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[cancer] Heading into the third infusion - Lakeshore
An author of no particular popularity

Jay Lake
Date: 2010-02-04 18:58
Subject: [cancer] Heading into the third infusion
Security: Public
Tags:cancer, family, health, personal, shellyrae
Tomorrow is infusion three of twelve. mikigal was here for several days earlier this week, visiting and generally being helpful. shelly_rae comes in later this evening (well after I sink into a Lorazepam-induced torpor) to be with me over the weekend. Dad is driving us to the infusion center in the morning.

Been a rough week in the lower GI and the associated sleep issues. Otherwise the side effects have been reasonable. Have gotten a fair amount of writing done, as well as other life activities.

In terms of struggling with myself, I am trying to manage an unexpected resistance to the Lorazepam-Imodium combo I seem to need to be able to sleep, at least sometimes. I don't generally struggle with my need for medication. Lovastatin doesn't feel like a character flaw to me. Omeprazole isn't a moral failing. I can even handle the vague embarrassment of Viagra without flinching.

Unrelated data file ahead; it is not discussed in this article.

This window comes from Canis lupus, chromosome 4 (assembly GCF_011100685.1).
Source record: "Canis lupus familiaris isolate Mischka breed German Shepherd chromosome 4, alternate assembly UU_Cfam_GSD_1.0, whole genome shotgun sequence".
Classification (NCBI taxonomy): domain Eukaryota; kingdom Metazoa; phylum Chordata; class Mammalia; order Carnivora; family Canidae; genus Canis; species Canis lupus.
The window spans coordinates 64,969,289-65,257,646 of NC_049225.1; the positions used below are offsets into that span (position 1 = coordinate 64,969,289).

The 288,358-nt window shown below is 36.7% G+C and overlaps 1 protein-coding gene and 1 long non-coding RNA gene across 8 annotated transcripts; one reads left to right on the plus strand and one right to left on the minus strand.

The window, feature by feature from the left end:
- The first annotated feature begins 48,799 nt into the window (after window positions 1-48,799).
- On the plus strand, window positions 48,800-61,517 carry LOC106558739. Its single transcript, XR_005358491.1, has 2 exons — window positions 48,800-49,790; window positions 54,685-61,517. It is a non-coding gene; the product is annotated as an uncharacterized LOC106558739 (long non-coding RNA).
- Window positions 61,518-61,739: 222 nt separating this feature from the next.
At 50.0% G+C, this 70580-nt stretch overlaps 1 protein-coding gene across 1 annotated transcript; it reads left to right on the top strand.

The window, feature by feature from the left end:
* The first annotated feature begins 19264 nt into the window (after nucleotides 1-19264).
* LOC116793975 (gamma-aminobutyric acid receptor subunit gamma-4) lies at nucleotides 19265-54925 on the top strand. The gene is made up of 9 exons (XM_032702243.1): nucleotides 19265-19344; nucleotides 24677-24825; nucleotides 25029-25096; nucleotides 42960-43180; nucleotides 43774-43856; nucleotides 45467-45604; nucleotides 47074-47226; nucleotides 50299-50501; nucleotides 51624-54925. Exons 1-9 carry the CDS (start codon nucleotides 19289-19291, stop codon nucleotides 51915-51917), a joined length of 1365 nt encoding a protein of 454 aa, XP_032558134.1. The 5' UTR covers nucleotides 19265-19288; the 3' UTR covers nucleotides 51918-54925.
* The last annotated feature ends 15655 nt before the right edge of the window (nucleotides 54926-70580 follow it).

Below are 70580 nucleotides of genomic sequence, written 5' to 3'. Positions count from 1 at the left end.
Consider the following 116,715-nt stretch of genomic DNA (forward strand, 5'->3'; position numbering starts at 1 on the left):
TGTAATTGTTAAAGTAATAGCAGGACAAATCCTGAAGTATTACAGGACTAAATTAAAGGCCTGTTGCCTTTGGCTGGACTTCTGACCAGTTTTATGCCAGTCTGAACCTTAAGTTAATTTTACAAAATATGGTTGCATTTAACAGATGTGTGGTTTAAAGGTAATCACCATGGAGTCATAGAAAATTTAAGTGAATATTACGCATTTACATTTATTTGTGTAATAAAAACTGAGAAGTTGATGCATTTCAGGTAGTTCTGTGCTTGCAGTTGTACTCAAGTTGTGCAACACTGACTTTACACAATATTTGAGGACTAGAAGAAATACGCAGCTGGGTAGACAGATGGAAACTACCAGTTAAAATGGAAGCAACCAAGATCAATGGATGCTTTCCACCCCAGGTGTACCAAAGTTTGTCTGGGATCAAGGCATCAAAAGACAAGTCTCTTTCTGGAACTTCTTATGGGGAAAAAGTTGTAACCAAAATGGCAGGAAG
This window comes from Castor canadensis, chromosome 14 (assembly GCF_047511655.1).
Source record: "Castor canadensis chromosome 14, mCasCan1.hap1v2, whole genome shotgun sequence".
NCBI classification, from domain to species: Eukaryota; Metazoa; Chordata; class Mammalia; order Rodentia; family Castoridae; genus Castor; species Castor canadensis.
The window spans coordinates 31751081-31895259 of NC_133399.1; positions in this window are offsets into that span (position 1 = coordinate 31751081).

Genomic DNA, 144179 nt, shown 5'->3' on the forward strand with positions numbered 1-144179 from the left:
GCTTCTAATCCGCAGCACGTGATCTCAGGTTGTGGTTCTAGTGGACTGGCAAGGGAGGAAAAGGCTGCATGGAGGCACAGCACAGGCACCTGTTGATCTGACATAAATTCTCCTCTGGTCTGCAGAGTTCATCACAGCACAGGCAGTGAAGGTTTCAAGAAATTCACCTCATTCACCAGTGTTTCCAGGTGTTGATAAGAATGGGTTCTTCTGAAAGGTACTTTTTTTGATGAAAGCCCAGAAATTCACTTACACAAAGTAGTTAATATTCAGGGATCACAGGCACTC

So why does an anti-diarrheal and a sleeping pill make me feel like a shameful failure? I spent some time with my therapist today unraveling this question. No good answers yet, but I think there's two separate issues. Imodium always makes me feel like hell the next day. The prospect of taking it nightly for the next five months is frankly freaking me out. As for Lorazepam, it's also an anti-nausea drug and an anti-anxiety drug. And I'm pretty resistant to psychoactives. That's why I stopped experimenting with street drugs very early on, and why I've always been a very light drinker. I hate anything that takes the edge off my mind.

Guess what? Chemo blunts me in all kinds of ways. I'm not sure I haven't focused some of those resentments on this particular med combo. In any case, I feel a bit of an idiot. Not done processing this one.

Another element requiring processing is the sense of dread I've had these past few days concerning tomorrow's infusion. I was terrified before the first session. I was almost blasé about the second session. Now I find myself dreading the time in the chair, the time on the pump.

This is not productive. Especially not with nine more sessions to go after tomorrow.

I am stronger than either my anxieties or my fears. I am also not so stupid as to think I can just be tough and swallow them whole. But boy, wrestling my myself isn't the club sport I signed up for.

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User: xjenavivex
Date: 2010-02-05 03:11 (UTC)
Subject: (no subject)
thinking of you and your crew
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martianmooncrab
User: martianmooncrab
Date: 2010-02-05 03:45 (UTC)
Subject: (no subject)
Chemo blunts me in all kinds of ways

its why its called a Chemo cocktail, because it fucks you up.
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User: joycemocha
Date: 2010-02-05 04:51 (UTC)
Subject: (no subject)